Apple iPhone 5c, 5s, iOS 7 – First Look and Review
This is undoubtedly a very busy week for Apple. It’s launching two new iPhones and iOS 7, its new mobile operating system. While new iPhones always generate headlines, it’s the new mobile operating system, iOS 7, that’s truly worth of note.
First let’s look at the hardware.
The budget model, the iPhone 5C, comes in five colors and is very similar to the iPhone 5 introduced last year with the exception of its polycarbonate case. Its back’s edges are curved to allow tactile differentiation between front and back without looking. It’s priced at $549 for the 16-gigabyte model without a contract at T-Mobile and $99 with a two-year contract at AT&T, Sprint, and Verizon Wireless.
Then there’s the iPhone 5s, which rings it at $100 more than the 5c. It’s so close in many respects to the original iPhone 5 (7.6 mm deep, with a weight of 112 grams) that, were it not for the three new colors, silver, gold, and space grey, it would be hard to tell them apart. The gold is surprisingly elegant (I was a bit taken aback when I first read that Apple planned a gold phone) and the space gray has black glass accents while the silver and gold have white accents. The unlocked and contract-free iPhone 5s costs $649, $749, and $849 for 16-, 32-, and 64-gigabyte models respectively.
Inside, the 5s has a 64-bit chip that Apple says is twice as fast as the iPhone 5’s. The chip makes graphics in 3-D video games look particularly smooth and vivid. To make the phone even faster, Apple is using a second processor that is task specific. It tracks motion data from the phone’s compass, gyroscope, and tilt sensor. According to Apple, this chip will ensure longer battery life, citing the example of fitness apps, where the auxiliary chip will do the monitoring and allow the A7 chip, which uses six times the amount of power, to sleep.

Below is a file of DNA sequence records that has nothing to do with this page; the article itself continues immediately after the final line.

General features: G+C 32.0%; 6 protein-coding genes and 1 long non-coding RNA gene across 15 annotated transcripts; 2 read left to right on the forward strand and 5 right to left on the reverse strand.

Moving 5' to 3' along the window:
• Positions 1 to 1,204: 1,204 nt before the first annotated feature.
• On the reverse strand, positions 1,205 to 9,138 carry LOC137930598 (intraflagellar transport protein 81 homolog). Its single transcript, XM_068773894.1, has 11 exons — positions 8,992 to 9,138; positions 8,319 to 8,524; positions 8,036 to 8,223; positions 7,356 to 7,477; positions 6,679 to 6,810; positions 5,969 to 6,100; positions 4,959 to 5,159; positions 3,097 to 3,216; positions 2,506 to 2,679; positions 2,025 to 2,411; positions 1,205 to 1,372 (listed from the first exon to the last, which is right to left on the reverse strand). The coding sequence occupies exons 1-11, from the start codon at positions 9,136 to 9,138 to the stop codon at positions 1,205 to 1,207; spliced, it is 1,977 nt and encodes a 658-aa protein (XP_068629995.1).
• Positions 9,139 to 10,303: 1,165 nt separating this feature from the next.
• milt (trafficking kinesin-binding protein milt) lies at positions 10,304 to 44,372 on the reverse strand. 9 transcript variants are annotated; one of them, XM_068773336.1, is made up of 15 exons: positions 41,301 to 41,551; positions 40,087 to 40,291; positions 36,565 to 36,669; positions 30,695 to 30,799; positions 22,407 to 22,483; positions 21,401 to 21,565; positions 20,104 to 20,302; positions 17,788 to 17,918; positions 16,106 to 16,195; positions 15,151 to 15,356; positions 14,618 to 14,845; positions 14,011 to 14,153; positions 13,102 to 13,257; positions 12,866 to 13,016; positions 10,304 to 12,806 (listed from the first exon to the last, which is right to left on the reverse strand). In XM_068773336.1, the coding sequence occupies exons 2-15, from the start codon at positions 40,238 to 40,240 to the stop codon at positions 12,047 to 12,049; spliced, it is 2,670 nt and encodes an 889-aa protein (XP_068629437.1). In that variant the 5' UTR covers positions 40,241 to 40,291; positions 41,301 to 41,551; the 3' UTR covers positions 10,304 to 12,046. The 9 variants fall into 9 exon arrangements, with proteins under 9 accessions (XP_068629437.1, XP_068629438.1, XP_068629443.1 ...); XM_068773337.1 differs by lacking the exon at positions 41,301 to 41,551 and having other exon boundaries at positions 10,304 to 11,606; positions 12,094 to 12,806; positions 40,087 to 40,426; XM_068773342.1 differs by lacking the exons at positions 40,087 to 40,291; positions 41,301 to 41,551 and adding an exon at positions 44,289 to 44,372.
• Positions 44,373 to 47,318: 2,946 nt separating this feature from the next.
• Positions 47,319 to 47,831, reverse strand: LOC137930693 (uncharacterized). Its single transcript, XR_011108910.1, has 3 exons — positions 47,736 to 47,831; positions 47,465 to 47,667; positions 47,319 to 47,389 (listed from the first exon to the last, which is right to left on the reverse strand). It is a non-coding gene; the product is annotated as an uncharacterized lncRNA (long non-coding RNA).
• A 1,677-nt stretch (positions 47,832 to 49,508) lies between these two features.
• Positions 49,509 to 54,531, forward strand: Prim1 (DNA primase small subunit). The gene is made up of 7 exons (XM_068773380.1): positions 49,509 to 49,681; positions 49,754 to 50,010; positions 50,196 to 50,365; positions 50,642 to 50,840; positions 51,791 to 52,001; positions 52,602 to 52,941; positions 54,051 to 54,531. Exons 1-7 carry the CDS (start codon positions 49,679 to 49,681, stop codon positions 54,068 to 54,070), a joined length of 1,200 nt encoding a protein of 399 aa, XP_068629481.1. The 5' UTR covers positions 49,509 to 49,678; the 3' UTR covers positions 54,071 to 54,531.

A welcome change is the improved, built-in camera, with a sensor that is 15% bigger along with individual light-detecting pixels that are also bigger. Photos are simply better, especially those taken in low light. The new flash system, which uses two LEDs, one pure white and one amber, that fire simultaneously improves skin tone and color balance dramatically. Apple boasts that this is the first implementation of such a dual-LED system in either a phone or camera.
Perhaps the most visible difference from the iPhone 5 to the 5s is the fingerprint reader that is built into the Home button. Having (prior to my Mac days) used a ThinkPad with a similar sensor, I always wondered why no one had done this with a phone. Apple makes it easy. Simply touch the Home button to awaken the device and hold your finger there momentarily and voilà, you’ve unlocked the device. Since many users consider entering a password to be a hassle, hopefully this feature will get the 50% of all smartphone users who don’t password-protect their devices to do so.
Now here comes the big news.